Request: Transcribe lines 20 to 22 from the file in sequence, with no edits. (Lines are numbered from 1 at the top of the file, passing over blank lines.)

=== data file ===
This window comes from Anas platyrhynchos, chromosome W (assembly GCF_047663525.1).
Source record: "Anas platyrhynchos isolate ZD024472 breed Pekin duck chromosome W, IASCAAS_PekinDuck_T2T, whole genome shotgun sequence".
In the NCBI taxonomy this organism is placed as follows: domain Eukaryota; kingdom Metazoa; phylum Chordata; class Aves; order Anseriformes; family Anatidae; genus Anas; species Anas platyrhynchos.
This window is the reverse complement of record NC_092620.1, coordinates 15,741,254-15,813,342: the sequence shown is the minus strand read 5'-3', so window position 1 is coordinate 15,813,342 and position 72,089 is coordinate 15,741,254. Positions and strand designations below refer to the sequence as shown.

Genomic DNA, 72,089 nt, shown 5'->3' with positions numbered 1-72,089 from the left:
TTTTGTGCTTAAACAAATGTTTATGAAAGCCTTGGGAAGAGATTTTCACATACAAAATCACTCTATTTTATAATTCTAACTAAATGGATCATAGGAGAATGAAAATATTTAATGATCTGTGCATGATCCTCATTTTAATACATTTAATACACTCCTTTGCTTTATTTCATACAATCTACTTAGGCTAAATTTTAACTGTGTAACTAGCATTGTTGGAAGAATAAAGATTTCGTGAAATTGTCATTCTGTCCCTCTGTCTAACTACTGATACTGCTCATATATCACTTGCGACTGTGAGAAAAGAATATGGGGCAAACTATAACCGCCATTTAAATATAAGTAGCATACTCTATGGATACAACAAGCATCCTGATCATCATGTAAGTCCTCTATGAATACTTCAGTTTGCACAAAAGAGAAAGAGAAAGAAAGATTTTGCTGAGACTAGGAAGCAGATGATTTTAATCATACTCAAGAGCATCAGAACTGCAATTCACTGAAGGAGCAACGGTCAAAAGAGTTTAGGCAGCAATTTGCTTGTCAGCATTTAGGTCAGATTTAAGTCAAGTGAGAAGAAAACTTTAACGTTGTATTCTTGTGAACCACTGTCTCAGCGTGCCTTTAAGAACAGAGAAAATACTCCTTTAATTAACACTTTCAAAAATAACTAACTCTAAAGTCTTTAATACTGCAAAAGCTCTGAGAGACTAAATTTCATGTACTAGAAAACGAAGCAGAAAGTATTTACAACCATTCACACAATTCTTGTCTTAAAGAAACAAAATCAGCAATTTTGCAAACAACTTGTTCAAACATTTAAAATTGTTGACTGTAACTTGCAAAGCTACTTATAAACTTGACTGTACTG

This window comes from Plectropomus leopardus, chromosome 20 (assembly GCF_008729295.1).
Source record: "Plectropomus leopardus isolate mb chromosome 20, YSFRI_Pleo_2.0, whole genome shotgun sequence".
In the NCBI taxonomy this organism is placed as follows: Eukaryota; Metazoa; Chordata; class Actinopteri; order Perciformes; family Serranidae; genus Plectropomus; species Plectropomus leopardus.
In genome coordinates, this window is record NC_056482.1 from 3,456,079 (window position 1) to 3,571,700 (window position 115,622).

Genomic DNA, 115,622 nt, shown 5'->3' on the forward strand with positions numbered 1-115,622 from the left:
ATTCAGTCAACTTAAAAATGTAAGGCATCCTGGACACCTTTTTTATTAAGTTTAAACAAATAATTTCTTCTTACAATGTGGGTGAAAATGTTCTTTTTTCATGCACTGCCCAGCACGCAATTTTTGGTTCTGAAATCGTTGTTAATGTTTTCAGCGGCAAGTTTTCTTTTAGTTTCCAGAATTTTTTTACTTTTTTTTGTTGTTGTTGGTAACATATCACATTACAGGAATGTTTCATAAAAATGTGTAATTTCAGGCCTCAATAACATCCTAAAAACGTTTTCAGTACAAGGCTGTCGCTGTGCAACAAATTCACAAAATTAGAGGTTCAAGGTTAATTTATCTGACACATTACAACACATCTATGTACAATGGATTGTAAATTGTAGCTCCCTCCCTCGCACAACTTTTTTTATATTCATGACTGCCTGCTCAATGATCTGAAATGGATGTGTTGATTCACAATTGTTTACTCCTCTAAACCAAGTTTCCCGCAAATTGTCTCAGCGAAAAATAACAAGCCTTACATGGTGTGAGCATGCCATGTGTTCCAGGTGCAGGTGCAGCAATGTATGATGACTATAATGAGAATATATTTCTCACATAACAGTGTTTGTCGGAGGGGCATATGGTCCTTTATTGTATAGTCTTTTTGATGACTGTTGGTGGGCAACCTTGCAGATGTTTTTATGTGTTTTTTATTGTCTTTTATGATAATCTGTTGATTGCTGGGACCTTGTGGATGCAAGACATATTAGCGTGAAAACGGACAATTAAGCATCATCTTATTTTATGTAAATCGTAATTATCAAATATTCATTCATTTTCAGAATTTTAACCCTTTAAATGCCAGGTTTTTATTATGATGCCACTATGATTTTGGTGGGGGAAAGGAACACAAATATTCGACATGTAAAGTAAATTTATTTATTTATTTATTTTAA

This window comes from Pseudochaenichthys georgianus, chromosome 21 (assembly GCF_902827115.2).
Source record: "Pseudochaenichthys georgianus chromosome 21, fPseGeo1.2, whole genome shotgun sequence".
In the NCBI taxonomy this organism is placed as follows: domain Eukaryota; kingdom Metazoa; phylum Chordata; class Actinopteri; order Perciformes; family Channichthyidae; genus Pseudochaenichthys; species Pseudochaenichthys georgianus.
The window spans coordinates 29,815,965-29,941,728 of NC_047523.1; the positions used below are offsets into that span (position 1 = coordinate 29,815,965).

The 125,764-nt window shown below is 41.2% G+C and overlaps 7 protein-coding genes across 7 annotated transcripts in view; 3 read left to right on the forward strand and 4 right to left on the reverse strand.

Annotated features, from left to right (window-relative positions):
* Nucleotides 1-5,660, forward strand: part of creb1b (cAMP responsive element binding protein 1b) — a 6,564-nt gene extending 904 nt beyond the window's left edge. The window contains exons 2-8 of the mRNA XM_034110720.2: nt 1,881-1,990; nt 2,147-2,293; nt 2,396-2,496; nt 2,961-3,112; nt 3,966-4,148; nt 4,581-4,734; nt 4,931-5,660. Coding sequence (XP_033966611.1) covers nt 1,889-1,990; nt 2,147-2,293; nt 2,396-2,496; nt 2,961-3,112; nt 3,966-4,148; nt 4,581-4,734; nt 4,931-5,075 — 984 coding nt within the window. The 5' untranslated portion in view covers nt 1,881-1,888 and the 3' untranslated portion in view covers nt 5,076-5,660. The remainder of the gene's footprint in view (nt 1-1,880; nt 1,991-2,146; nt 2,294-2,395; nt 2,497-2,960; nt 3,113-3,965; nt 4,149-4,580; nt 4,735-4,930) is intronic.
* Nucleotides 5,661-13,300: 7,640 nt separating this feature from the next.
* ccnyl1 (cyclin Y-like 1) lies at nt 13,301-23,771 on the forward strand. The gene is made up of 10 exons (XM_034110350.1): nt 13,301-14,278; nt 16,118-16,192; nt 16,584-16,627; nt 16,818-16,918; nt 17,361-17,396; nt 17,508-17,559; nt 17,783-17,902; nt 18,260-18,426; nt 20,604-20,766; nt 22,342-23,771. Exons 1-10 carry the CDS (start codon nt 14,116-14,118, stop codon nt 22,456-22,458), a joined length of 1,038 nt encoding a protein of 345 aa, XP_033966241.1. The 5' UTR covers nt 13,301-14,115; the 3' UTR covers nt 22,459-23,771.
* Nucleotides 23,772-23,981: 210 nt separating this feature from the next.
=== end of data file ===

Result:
* Nucleotides 5,661-13,300: 7,640 nt separating this feature from the next.
* ccnyl1 (cyclin Y-like 1) lies at nt 13,301-23,771 on the forward strand. The gene is made up of 10 exons (XM_034110350.1): nt 13,301-14,278; nt 16,118-16,192; nt 16,584-16,627; nt 16,818-16,918; nt 17,361-17,396; nt 17,508-17,559; nt 17,783-17,902; nt 18,260-18,426; nt 20,604-20,766; nt 22,342-23,771. Exons 1-10 carry the CDS (start codon nt 14,116-14,118, stop codon nt 22,456-22,458), a joined length of 1,038 nt encoding a protein of 345 aa, XP_033966241.1. The 5' UTR covers nt 13,301-14,115; the 3' UTR covers nt 22,459-23,771.
* Nucleotides 23,772-23,981: 210 nt separating this feature from the next.